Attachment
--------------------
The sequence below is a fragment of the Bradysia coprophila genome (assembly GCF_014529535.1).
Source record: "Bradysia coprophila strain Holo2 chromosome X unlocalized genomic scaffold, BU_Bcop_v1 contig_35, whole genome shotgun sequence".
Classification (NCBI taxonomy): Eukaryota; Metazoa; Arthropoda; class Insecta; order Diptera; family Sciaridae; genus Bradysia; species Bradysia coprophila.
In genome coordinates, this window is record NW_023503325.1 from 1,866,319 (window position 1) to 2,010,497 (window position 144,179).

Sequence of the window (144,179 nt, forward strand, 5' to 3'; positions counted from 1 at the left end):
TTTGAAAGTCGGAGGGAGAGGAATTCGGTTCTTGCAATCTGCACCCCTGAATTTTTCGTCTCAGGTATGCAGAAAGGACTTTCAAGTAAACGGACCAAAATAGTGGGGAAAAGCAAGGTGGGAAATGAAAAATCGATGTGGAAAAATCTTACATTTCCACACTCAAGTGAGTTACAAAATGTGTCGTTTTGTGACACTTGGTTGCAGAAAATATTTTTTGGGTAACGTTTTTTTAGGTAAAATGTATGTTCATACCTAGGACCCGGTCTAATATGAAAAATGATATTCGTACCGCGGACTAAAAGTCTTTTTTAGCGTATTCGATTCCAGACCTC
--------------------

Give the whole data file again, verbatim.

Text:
The sequence below is a fragment of the Bradysia coprophila genome (assembly GCF_014529535.1).
Source record: "Bradysia coprophila strain Holo2 chromosome X unlocalized genomic scaffold, BU_Bcop_v1 contig_35, whole genome shotgun sequence".
Classification (NCBI taxonomy): Eukaryota; Metazoa; Arthropoda; class Insecta; order Diptera; family Sciaridae; genus Bradysia; species Bradysia coprophila.
In genome coordinates, this window is record NW_023503325.1 from 1,866,319 (window position 1) to 2,010,497 (window position 144,179).

Sequence of the window (144,179 nt, forward strand, 5' to 3'; positions counted from 1 at the left end):
TTTGAAAGTCGGAGGGAGAGGAATTCGGTTCTTGCAATCTGCACCCCTGAATTTTTCGTCTCAGGTATGCAGAAAGGACTTTCAAGTAAACGGACCAAAATAGTGGGGAAAAGCAAGGTGGGAAATGAAAAATCGATGTGGAAAAATCTTACATTTCCACACTCAAGTGAGTTACAAAATGTGTCGTTTTGTGACACTTGGTTGCAGAAAATATTTTTTGGGTAACGTTTTTTTAGGTAAAATGTATGTTCATACCTAGGACCCGGTCTAATATGAAAAATGATATTCGTACCGCGGACTAAAAGTCTTTTTTAGCGTATTCGATTCCAGACCTC